The infallible rule for interpreting Scripture is the Scripture itself. Therefore, when there is a question about the true and full meaning of any part of Scripture (and each passage has only one meaning, not many), it must be understood in light of other passages that speak more clearly. The supreme judge for deciding all religious controversies and for evaluating all decrees of councils, opinions of ancient writers, human teachings and individual interpretations and in whose judgment we are to rest, is nothing but the Holy Scripture delivered by the Spirit. In this Scripture, our faith finds its final word.
Whenever we read Scripture and come across something that doesn’t make sense to us we should not walk away and say, “it is too difficult to understand.” We should mind the rest of Scripture and gather together other passages on the same topic to make sense and better clarity of what we are reading. We also should not approach “Bible study” with groups of people asking, “what do you think this passage means?” and go around to each person asking what they think it means and validating every opinion that comes about. There is only one true meaning to each passage of Scripture. Those passages may have some multifaceted truths within them but there is only one objectively true meaning.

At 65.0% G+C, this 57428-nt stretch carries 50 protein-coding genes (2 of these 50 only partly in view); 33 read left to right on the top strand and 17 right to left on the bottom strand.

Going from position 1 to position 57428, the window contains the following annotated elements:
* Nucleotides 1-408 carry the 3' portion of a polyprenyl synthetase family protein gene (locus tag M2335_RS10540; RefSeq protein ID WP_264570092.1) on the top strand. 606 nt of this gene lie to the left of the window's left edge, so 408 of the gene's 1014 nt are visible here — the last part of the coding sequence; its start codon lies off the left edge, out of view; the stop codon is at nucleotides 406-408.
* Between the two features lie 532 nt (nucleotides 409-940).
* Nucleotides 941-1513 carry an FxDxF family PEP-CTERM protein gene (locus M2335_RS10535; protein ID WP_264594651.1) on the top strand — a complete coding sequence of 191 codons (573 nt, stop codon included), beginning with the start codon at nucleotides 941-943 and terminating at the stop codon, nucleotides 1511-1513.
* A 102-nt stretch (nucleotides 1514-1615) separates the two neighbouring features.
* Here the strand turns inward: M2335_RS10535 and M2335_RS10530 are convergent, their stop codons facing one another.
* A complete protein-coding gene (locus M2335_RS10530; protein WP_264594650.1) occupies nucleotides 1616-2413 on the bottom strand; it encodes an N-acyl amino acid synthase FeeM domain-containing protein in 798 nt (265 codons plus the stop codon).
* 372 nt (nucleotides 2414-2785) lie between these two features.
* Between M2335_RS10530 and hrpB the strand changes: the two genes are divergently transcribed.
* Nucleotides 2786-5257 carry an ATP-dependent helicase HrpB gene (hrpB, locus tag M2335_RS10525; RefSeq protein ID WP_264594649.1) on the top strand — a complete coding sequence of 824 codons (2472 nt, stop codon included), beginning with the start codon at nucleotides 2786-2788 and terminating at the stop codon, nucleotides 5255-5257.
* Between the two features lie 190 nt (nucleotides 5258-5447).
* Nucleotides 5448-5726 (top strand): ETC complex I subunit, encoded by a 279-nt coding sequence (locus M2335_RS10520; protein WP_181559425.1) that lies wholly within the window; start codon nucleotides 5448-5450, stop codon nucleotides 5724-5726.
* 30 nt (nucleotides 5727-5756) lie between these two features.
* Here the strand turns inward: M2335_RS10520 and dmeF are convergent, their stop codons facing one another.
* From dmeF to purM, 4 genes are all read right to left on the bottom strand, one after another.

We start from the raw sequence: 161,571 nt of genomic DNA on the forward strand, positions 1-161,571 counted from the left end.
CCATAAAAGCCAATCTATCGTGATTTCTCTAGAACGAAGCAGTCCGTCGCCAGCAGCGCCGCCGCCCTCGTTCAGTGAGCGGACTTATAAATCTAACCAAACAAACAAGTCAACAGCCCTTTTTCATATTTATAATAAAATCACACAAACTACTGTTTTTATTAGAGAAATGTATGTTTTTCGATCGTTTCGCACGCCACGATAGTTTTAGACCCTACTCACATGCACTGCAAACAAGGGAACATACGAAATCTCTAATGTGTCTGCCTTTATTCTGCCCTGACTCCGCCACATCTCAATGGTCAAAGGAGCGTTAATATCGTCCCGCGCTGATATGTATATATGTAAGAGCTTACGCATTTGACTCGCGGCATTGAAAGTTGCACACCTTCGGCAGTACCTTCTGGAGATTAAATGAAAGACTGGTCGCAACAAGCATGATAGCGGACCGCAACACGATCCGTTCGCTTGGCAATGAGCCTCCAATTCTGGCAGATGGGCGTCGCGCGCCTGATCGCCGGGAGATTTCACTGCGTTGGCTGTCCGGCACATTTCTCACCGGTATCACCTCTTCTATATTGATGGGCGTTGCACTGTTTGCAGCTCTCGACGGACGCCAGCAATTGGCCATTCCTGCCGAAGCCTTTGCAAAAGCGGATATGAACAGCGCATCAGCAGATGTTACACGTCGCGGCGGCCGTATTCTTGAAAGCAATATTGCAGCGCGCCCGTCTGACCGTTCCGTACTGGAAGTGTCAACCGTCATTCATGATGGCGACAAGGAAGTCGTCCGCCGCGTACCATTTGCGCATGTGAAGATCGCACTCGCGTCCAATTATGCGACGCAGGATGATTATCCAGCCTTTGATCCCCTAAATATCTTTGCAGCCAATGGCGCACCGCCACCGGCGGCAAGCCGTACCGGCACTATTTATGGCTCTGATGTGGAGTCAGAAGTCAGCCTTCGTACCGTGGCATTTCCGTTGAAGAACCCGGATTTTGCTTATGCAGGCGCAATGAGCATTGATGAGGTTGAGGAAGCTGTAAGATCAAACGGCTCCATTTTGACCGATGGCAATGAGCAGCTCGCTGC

An example of this would be asking, “who is the serpent in Genesis chapter 3?”, “Is it an evil talking serpent?”, “Is it just a metaphor?”, or “Is the serpent a fallen angel or Satan himself?” Just reading Genesis chapter 3, over and over, will not give a straight answer but when we look elsewhere, Scripture makes it very clear. Revelation 12:9 “And the great dragon was thrown down, that ancient serpent, who is called the devil and Satan, the deceiver of the whole world—he was thrown down to the earth and his angels were thrown down with him.” And Revelation 22,” And he seized the dragon, that ancient serpent, who is the devil and Satan, and bound him for a thousand years.”
Lastly, the reason we do this is because the Scriptures are our final authority for our life, faith and practice. Though churches may make or hold to “Confessions of Faith” such as the Baptist Faith & Message or various other Baptist confessions, these are only tools to help a body of believers be united in how they believe particular doctrines should be interpreted, but even they, fall very short of Scripture, which is the word of God.
In Christ, Pastor Daniel